The Times will occasionally feature reports from the field by readers experiencing events or classes we’ve listed. Recently arrived from New York, new Times contributor Jenny Klion decided to check out ballroom dance. Seen an event listed that you’d like to try? Write us at email@example.com.
Sunday night. Black ruched dress, white platform shoes, an Uber pickup, and I’m there at the Portuguese-American (P.A.) Club in Oak Bluffs, ready for my ballroom dance lesson. This has always been on my bucket list — the ballroom dancing part — so after another review of The Times’ event listings, I was down to check it out.
Turns out, this tight-knit group of dancers is really cool, engaged, and willing to teach and learn. Janet Holladay is “the force” behind the year-round weekly sessions, and according to in-the-know student Beth Kehoe, Jack Burton is the man who made it happen 25 years ago. Apparently he’s still there every week, and last Sunday night was no exception. Luckily for that; he really took me under his wing, which was fine, because I only stepped on his toes once.
At the P.A. Club I was introduced to several variations of the foxtrot, an extended version of the rumba, a little bit of cha-cha, a coupla waltzes, and a smattering of tango, but honestly, this new girl was getting dizzy going round and round, and had to sit that last one out. I also discovered that white plastic platform shoes are not the ideal footwear for dance, as I stared with some envy at the super-feminine ballroom dance shoes that most of the women were wearing.
Going solo to class was also no problem. Once we learned a particular step, as demonstrated by elegant hotshot instructors Tom and Dorothy Newton, there was a rapid changing of the guards: The men moved in a counter-clockwise direction toward a new partner. I must have danced with at least eight different men, and all seemed pretty patient with my newbie status. Well, there was one exchange with an attractive man that went something like:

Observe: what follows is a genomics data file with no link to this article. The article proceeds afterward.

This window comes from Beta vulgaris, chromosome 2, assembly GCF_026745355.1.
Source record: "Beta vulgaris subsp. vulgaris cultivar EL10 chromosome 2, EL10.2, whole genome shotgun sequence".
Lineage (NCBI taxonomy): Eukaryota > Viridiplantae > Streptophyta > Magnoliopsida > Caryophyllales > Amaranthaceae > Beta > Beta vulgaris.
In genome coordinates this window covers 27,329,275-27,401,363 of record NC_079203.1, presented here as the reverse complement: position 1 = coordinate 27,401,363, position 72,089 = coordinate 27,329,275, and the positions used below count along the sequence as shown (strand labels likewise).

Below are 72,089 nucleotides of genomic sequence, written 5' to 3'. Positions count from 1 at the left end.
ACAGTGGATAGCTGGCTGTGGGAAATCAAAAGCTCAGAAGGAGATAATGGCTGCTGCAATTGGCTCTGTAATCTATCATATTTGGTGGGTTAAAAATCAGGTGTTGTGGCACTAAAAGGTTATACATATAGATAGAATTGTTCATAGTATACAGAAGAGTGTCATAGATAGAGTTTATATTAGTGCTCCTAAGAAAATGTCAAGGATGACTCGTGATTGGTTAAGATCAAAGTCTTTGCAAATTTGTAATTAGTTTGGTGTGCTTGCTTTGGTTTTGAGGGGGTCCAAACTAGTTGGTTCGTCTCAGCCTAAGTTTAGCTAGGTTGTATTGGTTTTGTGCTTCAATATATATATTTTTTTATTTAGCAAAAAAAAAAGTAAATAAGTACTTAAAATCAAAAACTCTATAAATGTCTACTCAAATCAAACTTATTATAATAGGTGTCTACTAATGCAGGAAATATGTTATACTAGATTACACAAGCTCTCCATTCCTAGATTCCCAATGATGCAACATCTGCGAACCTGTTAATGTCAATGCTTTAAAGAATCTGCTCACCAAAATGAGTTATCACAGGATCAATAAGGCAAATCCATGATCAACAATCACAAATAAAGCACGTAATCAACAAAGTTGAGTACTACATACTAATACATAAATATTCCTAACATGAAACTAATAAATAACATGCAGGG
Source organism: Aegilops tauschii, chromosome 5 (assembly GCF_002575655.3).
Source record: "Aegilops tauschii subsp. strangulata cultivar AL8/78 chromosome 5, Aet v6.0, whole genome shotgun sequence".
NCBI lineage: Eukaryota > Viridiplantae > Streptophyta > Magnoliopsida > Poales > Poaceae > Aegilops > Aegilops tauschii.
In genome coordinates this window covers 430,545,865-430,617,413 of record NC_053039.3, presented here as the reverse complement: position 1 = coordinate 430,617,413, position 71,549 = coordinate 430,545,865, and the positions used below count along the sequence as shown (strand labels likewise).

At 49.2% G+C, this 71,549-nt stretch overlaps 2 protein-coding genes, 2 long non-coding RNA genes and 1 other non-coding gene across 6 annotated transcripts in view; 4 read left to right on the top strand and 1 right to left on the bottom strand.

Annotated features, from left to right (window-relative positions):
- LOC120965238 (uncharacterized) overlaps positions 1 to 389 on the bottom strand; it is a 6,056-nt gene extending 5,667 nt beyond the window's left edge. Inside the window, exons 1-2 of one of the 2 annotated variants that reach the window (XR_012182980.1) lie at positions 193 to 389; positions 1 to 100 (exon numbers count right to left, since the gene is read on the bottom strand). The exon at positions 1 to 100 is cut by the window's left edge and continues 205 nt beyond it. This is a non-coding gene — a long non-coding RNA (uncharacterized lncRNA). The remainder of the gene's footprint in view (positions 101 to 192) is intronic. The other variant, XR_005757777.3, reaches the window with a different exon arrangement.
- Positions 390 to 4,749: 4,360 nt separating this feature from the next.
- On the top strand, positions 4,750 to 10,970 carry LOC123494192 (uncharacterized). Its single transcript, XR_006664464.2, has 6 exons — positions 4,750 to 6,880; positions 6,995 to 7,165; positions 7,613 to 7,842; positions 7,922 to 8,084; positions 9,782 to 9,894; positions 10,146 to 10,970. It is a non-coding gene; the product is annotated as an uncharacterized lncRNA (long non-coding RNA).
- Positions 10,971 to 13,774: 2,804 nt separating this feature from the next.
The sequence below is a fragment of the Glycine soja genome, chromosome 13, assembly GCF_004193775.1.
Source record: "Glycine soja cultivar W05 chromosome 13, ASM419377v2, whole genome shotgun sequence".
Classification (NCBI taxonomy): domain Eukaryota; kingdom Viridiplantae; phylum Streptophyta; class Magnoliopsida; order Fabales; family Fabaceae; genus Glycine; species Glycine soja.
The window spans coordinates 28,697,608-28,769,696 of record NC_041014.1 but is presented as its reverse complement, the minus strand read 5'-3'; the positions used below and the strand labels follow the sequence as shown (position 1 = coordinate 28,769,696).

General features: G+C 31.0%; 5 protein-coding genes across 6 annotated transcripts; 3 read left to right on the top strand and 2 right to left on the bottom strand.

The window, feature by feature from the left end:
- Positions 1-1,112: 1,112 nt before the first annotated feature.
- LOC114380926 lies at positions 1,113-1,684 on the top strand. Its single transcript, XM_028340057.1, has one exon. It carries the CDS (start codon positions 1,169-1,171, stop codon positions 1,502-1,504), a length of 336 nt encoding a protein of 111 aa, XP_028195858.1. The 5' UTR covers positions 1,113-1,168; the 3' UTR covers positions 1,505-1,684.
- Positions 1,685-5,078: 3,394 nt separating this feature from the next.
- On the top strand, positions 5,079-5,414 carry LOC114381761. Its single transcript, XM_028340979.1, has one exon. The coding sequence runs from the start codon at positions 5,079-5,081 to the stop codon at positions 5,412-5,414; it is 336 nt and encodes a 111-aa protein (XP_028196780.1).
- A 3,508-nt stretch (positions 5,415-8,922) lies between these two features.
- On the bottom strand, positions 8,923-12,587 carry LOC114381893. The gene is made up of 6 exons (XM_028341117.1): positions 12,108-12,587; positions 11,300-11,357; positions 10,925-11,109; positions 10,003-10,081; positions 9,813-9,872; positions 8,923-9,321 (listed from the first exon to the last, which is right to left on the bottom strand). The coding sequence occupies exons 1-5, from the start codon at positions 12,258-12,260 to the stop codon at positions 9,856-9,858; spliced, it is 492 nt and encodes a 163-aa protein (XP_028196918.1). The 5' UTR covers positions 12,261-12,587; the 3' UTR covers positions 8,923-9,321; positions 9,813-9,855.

Me: “Hi, I’m new.”
Him: “Me, too.”
So off we rumbaed, but I nearly lost it all when he immediately added, “But I do know you’re supposed to follow me.”
So another thing I learned: I’m not good at following others. This caused me to constantly break the “frame,” which apparently is the most basic rule in ballroom dancing. Together, you and your partner need to create a frame between your bodies while dancing, with the touchpoints being both arms, and the energized connection between them. You don’t lead with your arms though, you lead with your torso. And I’m not supposed to lead anyway! In the case of ballroom dancing, the men lead and the women follow.
I really don’t have a problem with that theoretically — in fact, it was kind of a relief — but putting this into action was another story. At one point I talked to Janet about the male/female dance dynamic, and she told me the new generation of ballroom dancers, the “up-and-comers,” were becoming more fluid and interchangeable with this status quo. Meanwhile, though, I’m not an up-and-comer (I’m more of a “been there, done that, now I’m older” type of person), but good to know.
Another thing I was schooled on: the “collecting” of your feet, which ultimately translates to something like you’re either on one foot or the other, and you have to pay attention, so that you don’t step off on the wrong foot. I confused this element many times in one section of the rhumba, where you’re twirling backward over and over again, but when I finally got it right, it felt very satisfying.
One very generous dancer, Tom Carberry, ruminated on ballroom dancing as a metaphor for life, so I guess in the end my most important lesson tonight was: Try not to step on any toes, but if it happens, at least make sure you’re wearing the proper shoes.
Ballroom dance, every Sunday night, 6:30 to 9 pm, P.A. Club, Oak Bluffs. Couples or singles. $3. 508-696-8428; BallroomDanceMV.org.